Space force

The head of the Space Force presents the latest prototype service uniform. Yes, they tweaked the pants.

General John Raymond, chief of space operations for the US Space Force, presented the latest prototype of the service’s uniform during a Senate hearing on Tuesday. The new version features some notable changes after critics toasted an earlier version last year.

Raymond’s tight-fitting uniform, which he wore while testifying before the Senate Armed Services Committee about the service’s proposed 2023 budget, is the latest version to be publicly displayed since the first was unveiled during the Air Force Association’s Air, Space and Cyber ​​conference. in September.

Notable changes to the uniform that Raymond sported include “adding stripes to the pants, changing the pocket style, adding pockets to the lower half of the jacket, and decreasing the number of buttons on the inner enclosure of the jacket”, Maj. Vicky Porto, an Air Force Department spokeswoman said in an email.

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A Military.com reporter who saw Raymond walk out of court thought the pants looked reasonably tailored, though the addition of the stripes made them look like sweatpants.

When the initial version of the uniform debuted at the Air Force Association’s annual conference last year, critics took to social media to complain about its sci-fi-inspired look and, in particular, how baggy the pants were.

“The new Space Force uniform… A mix of the Star Trek Enterprise uniform, but with the diagonal of the mirror universe,” said Peter Singer, a renowned military commentator and author of “LikeWar : the militarization of social media”. tweeted during last year’s deployment.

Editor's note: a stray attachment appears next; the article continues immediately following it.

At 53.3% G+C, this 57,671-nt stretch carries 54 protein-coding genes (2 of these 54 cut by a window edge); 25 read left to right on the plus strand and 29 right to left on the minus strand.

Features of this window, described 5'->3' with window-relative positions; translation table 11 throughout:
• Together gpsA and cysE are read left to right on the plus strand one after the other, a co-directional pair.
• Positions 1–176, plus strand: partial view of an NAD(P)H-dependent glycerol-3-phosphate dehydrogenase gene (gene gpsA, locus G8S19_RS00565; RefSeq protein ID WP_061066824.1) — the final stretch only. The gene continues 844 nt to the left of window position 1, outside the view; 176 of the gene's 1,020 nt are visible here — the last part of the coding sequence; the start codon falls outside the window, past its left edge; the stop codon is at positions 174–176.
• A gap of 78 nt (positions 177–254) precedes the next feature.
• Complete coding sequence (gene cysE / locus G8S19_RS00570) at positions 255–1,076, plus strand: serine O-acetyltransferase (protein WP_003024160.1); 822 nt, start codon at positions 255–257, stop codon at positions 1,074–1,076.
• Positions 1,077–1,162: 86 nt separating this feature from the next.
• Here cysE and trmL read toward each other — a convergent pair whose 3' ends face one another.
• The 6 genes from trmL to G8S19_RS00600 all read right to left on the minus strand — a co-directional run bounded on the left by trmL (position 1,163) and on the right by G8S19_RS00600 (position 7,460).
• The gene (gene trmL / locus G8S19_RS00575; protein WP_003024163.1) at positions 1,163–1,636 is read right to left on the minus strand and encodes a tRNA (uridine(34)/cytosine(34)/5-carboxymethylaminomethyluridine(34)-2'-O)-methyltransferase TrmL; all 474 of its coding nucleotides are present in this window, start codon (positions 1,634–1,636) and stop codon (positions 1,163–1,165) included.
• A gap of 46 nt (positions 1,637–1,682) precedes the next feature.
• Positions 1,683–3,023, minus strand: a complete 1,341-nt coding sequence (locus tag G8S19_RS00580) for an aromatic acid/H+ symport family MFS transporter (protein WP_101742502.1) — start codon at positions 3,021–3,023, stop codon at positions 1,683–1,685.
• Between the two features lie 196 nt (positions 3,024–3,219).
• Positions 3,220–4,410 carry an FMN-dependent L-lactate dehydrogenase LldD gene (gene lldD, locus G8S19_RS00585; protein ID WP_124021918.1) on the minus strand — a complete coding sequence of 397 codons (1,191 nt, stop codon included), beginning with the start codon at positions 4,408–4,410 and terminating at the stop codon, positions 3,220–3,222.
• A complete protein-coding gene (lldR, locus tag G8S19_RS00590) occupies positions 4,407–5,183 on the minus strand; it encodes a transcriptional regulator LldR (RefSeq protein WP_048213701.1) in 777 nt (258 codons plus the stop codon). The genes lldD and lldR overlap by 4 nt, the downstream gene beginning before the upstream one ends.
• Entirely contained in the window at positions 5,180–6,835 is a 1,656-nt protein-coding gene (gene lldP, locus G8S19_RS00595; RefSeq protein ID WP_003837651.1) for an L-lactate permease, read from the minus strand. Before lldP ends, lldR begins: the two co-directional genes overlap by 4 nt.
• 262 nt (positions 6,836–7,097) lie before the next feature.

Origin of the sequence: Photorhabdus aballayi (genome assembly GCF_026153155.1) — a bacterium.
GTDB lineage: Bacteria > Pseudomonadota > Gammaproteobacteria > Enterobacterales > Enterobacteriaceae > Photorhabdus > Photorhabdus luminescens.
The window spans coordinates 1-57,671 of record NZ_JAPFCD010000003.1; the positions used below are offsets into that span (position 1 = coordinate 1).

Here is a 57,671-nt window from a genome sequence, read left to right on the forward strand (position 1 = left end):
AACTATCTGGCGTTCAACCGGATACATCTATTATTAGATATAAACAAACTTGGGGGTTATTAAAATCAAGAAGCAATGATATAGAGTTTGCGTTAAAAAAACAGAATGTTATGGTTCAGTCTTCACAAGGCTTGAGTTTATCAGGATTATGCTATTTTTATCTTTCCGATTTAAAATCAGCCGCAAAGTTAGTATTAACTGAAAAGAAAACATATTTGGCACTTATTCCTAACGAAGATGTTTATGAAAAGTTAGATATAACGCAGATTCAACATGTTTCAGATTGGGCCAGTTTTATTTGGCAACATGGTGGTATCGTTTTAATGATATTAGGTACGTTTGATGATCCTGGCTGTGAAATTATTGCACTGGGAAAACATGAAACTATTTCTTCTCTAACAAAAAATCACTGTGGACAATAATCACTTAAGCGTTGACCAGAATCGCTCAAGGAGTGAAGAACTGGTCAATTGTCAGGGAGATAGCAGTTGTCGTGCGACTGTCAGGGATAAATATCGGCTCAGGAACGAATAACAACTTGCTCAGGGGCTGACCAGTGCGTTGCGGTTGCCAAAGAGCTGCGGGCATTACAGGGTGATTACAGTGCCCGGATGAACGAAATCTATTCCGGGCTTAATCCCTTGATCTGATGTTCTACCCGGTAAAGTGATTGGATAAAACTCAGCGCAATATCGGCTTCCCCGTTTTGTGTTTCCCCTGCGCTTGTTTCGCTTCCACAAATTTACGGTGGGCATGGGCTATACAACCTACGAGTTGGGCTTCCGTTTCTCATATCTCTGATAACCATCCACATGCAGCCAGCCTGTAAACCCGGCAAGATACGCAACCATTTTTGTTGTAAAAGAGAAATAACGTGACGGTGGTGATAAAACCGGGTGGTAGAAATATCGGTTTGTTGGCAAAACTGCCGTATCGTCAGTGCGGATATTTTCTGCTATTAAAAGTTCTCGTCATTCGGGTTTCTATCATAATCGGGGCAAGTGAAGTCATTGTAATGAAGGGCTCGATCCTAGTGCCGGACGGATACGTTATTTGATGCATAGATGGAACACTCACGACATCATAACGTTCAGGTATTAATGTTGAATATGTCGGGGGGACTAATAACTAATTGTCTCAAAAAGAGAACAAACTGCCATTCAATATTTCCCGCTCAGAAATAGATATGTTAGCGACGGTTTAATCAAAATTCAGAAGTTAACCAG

Critics dominated the news cycle, and Space Force vowed to try again.

“We heard your comments,” the service tweeted shortly after the conference. “New pants, new fit coming soon.”

Porto told Military.com that after the unveiling of the first prototype, Space Force held a three-month “uniform roadshow” and visited 10 bases to “give Guardians the opportunity to view the uniform, pose for questions and provide feedback on the design.”

Tracy Roan, chief of the Air Force Uniform Bureau at Wright-Patterson Air Force Base in Dayton, Ohio, helped lead many of the changes.

“We want to make sure their fit is the best it can be because it allows them to do their job better,” Roan told Military.com in February. “It also comforts them and makes them proud of their appearance and their representation of the country.”

One of the main criticisms of the original version was the tight collar, which has now been reworked to “better frame the tie”, Porto said in an email. In another change, the women’s version of the jacket has been lengthened.

One of the main goals of the design process was to create unisex pieces, which Roan says can be welcoming to non-binary service members.

“As we look at their new service dress, we are looking specifically at the tie options that women, in particular, could wear a tie, like their male counterparts,” she said. “Especially if you’re not binary, you could wear a tie, and there’s no connection to either gender.”

The pandemic has caused delays for the textile industry, pushing back the date when the uniform will be available in the ranks. Once the uniform has been tested and finally approved, it likely won’t be available to all Guardians until 2025.

In addition to developing the uniform, Roan said his office was beginning to prototype maternity clothes for the Space Force Guardians.

— Thomas Novelly can be contacted at [email protected] Follow him on Twitter @TomNovelly.

— Rebecca Kheel contributed to this report.

Related: Air Force Makes Uniform Changes With Women In Mind, Space Force Works To Fix Those Baggy Pants

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